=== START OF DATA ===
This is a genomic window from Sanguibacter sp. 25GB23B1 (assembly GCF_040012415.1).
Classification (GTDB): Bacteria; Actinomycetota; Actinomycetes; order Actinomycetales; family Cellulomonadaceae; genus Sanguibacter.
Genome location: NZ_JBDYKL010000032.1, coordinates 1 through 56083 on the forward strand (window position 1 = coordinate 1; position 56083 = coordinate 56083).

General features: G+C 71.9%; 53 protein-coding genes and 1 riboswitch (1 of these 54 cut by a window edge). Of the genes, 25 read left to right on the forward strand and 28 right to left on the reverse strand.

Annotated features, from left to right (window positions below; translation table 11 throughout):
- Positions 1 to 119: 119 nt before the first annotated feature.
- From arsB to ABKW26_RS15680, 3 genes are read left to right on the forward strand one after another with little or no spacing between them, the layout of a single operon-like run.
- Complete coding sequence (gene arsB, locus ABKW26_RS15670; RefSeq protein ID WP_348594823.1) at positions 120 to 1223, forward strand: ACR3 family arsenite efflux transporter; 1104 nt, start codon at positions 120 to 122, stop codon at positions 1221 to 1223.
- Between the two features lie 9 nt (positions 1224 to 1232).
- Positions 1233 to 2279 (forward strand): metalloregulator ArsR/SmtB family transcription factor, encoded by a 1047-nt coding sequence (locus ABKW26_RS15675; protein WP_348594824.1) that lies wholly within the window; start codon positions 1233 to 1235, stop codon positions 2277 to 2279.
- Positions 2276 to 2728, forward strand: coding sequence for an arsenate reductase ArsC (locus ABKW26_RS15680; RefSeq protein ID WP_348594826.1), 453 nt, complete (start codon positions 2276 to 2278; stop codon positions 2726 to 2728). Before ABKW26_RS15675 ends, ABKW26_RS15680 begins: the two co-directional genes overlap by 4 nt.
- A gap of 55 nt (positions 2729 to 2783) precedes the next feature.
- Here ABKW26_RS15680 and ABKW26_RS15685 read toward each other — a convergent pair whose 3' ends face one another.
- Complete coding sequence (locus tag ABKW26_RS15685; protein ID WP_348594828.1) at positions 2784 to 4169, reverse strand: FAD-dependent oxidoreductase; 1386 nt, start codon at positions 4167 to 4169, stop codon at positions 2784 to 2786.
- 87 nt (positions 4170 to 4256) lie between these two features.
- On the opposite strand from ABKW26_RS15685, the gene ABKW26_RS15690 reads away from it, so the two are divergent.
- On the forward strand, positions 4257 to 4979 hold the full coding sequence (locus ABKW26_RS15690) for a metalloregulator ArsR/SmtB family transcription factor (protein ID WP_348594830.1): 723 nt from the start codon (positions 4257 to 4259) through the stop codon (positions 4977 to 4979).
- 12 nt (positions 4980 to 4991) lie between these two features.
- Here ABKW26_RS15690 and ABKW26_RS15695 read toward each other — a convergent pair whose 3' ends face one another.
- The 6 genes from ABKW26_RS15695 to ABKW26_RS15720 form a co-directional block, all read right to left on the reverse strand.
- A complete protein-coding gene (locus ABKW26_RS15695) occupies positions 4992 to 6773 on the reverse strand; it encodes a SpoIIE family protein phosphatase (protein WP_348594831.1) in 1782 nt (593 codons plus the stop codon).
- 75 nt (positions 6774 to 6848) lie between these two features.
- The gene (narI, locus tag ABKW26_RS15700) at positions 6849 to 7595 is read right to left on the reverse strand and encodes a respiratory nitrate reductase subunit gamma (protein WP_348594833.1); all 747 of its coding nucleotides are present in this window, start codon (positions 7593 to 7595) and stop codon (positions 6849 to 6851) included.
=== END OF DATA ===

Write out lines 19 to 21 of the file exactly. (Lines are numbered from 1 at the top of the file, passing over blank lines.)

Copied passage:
- Here ABKW26_RS15690 and ABKW26_RS15695 read toward each other — a convergent pair whose 3' ends face one another.
- The 6 genes from ABKW26_RS15695 to ABKW26_RS15720 form a co-directional block, all read right to left on the reverse strand.
- A complete protein-coding gene (locus ABKW26_RS15695) occupies positions 4992 to 6773 on the reverse strand; it encodes a SpoIIE family protein phosphatase (protein WP_348594831.1) in 1782 nt (593 codons plus the stop codon).